Let’s encourage pluralism

Tuesday, March 07, 2017

The Gambia is going through a very interesting phase of its politics, as the 8-member coalition government that evicted the Jammeh regime from power is rapidly disintegrating and transforming into mergers of three and two parties, whilst others are going solo or back to their roots, even before the end of the three-year period or mandate given themselves to co-ally.

As this scenario unfolds, the masses of our people are beginning to get baffled over what they consider as ‘bad omen’ for the success of the coalition government in the on-going three-year transition period of our new-found democracy.

This perception gives the impression that some of the people, if not most, would want the coalition to stay intact and continue to rule and administer the affairs of state until such a time it is deemed necessary for them to separate.

Meanwhile, the Parliamentary elections are around the corner and this election provides the right of franchise through which the people elect their representatives. In other words, elect them, to have a strong say in how state affairs are governed in their interest and for their good.

Therefore,  if such a power is entrusted  in the hands  of  mainly  representatives of a coalition , it is considered by some school of thought  to be a delicate situation, in the sense that  the power  to make or amend laws, policies  and regulations, etc. is essentially vested in the hands of a few people who might not necessary work  in the interest of the people or serve the nation well.

It is also assumed that it will be difficult for the people to have control over what the probable rubber-stamp parliament would be. This situation exposes the nation to the whims and caprices or misdeeds of the Coalition, as it continues to lay the foundation for another dictatorial regime.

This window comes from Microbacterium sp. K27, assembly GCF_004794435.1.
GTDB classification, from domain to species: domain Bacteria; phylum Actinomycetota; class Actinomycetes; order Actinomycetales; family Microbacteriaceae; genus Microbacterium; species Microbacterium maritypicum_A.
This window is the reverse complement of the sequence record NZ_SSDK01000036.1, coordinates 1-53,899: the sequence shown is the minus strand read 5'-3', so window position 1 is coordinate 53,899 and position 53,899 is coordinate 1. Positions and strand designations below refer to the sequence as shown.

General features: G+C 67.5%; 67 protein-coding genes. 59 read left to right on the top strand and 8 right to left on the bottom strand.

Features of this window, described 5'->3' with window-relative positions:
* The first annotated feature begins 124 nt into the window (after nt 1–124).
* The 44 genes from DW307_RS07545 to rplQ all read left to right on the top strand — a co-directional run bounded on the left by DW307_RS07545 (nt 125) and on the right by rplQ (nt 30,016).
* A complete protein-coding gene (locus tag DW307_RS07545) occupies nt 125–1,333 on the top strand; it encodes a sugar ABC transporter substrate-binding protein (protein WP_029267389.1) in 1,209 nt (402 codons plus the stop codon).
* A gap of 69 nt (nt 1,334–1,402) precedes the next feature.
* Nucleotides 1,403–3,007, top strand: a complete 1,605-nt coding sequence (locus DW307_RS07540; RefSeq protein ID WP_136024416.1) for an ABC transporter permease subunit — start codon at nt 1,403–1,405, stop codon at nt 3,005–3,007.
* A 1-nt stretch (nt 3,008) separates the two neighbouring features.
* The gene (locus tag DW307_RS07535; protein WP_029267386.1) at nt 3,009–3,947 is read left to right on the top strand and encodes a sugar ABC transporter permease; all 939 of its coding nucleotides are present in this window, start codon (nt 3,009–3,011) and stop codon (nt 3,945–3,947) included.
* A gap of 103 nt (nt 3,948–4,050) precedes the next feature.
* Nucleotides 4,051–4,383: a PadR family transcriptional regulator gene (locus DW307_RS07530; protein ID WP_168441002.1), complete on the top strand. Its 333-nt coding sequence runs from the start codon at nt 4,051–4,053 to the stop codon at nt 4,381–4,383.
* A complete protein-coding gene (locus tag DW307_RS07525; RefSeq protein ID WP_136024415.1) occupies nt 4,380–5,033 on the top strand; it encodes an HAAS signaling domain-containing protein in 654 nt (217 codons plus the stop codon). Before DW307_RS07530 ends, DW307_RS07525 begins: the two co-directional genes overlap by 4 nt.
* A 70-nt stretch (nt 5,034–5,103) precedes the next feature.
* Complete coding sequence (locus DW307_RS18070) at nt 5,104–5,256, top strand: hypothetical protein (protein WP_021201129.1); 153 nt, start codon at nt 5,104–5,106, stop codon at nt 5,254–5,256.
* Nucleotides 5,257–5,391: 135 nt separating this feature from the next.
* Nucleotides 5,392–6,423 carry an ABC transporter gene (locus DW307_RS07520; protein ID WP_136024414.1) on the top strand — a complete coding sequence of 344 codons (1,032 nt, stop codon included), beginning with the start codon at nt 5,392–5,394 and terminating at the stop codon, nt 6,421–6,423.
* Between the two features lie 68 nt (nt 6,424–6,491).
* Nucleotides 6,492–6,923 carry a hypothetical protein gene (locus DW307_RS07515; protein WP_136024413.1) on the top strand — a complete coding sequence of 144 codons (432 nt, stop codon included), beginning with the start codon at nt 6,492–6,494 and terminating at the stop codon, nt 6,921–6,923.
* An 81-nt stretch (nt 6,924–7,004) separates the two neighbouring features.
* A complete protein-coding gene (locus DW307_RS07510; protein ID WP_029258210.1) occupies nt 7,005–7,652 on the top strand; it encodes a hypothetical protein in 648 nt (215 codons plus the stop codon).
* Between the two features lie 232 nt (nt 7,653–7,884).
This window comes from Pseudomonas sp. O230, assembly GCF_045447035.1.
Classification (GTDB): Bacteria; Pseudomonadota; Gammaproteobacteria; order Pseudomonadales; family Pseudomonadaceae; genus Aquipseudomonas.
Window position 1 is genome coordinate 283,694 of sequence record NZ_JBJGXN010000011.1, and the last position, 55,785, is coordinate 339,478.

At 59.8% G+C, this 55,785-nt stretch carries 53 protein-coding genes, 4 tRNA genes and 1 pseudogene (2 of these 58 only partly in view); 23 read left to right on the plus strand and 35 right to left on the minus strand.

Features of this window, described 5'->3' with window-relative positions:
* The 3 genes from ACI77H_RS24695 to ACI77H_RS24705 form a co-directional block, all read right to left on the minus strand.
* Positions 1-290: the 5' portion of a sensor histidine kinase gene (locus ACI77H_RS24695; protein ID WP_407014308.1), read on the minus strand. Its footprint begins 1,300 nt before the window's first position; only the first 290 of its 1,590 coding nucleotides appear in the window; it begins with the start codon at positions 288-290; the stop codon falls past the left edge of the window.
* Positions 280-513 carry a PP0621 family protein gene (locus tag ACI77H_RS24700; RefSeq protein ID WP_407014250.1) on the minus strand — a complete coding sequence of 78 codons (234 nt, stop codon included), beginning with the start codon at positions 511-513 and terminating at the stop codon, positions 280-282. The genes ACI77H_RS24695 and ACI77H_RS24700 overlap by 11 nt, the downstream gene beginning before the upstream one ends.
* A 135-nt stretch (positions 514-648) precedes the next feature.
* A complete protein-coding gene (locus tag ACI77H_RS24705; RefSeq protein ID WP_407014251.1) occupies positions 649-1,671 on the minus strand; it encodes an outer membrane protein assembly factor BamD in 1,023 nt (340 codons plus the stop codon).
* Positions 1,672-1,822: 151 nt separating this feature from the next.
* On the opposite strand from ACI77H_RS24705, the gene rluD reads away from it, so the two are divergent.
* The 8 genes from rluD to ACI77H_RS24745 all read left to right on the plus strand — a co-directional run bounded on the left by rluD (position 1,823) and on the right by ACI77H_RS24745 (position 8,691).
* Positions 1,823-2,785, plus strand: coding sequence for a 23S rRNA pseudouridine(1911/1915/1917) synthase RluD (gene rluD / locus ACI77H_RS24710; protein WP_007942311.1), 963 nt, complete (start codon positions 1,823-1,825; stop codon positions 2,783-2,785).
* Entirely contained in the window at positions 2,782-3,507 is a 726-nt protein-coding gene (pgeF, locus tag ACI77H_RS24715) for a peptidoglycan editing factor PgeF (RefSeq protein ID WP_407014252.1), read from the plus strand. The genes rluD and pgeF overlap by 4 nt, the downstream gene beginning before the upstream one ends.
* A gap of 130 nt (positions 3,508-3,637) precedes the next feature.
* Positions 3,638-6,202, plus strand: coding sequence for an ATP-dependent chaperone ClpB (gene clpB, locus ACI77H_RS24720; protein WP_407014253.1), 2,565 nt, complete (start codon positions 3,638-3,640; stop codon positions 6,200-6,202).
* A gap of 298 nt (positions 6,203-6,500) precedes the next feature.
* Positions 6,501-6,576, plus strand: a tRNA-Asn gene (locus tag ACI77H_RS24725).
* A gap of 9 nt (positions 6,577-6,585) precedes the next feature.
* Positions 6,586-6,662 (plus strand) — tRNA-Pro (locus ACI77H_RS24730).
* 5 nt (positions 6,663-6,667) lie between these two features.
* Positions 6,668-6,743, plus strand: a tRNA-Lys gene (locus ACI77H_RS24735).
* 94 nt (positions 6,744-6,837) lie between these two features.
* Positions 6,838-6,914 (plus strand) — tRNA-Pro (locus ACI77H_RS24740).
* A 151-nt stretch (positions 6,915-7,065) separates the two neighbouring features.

To avoid such a situation or the nursing of another dictatorial and fascist government, it is believed some amount of pluralism must be encouraged or tolerated so as to prevent one set of people dominating decision-making in the parliament.

Hence, break-away in the coalition should be expected and seen as something that would strengthen the country’s new found democracy, where views of our representatives from different parties will differ and disagree to agree on taking decisions in the interest and good of the masses of our people.

Also, a parliament full of only representatives of one group of people or parties is a platform that will serve as a recipe for dictatorship, human rights abuses such as stifling of freedom of expression, freedom of association, freedom of the press and all sorts of human rights violations, which would not augur well for our new-found democracy in The Gambia.

The parties in the Coalition can decide to break away and be on their own and continue to defend their various manifestos, as well as propagate their programmes and policies for them to be bought or accepted by the people, as long as such political views, opinions and programmes are decent and within the confines of the law.

While democracy is seen to be unfolding in the new dispensation, whichever way the parties or players in the political realm of our country choose to go, our cardinal concern is to ensure pluralism, freedom of expression, freedom of association, freedom of the press, good governance and a better standard of living are observed and maintained in our nation.

“I deeply believe in pluralism. I believe in the close proximity of multiple systems or agnostic systems.”
Ben Nicholson